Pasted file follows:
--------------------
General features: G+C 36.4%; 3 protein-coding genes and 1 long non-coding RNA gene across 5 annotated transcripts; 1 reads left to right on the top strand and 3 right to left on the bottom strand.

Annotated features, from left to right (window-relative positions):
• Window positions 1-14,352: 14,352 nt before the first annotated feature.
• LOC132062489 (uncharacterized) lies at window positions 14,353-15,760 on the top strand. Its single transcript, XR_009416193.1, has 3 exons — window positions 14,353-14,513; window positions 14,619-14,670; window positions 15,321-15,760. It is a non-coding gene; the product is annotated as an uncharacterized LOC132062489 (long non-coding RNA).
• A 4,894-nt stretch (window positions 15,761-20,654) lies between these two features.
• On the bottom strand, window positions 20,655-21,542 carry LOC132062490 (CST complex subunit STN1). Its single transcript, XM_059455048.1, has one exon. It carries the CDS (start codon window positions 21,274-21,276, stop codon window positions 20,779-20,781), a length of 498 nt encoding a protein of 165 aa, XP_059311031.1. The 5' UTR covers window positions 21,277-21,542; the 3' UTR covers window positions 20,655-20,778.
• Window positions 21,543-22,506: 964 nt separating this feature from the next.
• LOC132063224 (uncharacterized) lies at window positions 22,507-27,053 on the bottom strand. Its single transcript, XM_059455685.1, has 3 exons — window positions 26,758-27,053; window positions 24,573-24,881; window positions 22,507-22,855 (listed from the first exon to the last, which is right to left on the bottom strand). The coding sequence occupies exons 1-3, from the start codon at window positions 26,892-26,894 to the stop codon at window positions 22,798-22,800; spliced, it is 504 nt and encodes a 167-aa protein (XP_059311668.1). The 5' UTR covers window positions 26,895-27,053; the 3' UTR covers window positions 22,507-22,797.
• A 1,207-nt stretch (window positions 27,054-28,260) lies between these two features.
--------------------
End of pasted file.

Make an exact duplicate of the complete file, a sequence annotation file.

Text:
General features: G+C 36.4%; 3 protein-coding genes and 1 long non-coding RNA gene across 5 annotated transcripts; 1 reads left to right on the top strand and 3 right to left on the bottom strand.

Annotated features, from left to right (window-relative positions):
• Window positions 1-14,352: 14,352 nt before the first annotated feature.
• LOC132062489 (uncharacterized) lies at window positions 14,353-15,760 on the top strand. Its single transcript, XR_009416193.1, has 3 exons — window positions 14,353-14,513; window positions 14,619-14,670; window positions 15,321-15,760. It is a non-coding gene; the product is annotated as an uncharacterized LOC132062489 (long non-coding RNA).
• A 4,894-nt stretch (window positions 15,761-20,654) lies between these two features.
• On the bottom strand, window positions 20,655-21,542 carry LOC132062490 (CST complex subunit STN1). Its single transcript, XM_059455048.1, has one exon. It carries the CDS (start codon window positions 21,274-21,276, stop codon window positions 20,779-20,781), a length of 498 nt encoding a protein of 165 aa, XP_059311031.1. The 5' UTR covers window positions 21,277-21,542; the 3' UTR covers window positions 20,655-20,778.
• Window positions 21,543-22,506: 964 nt separating this feature from the next.
• LOC132063224 (uncharacterized) lies at window positions 22,507-27,053 on the bottom strand. Its single transcript, XM_059455685.1, has 3 exons — window positions 26,758-27,053; window positions 24,573-24,881; window positions 22,507-22,855 (listed from the first exon to the last, which is right to left on the bottom strand). The coding sequence occupies exons 1-3, from the start codon at window positions 26,892-26,894 to the stop codon at window positions 22,798-22,800; spliced, it is 504 nt and encodes a 167-aa protein (XP_059311668.1). The 5' UTR covers window positions 26,895-27,053; the 3' UTR covers window positions 22,507-22,797.
• A 1,207-nt stretch (window positions 27,054-28,260) lies between these two features.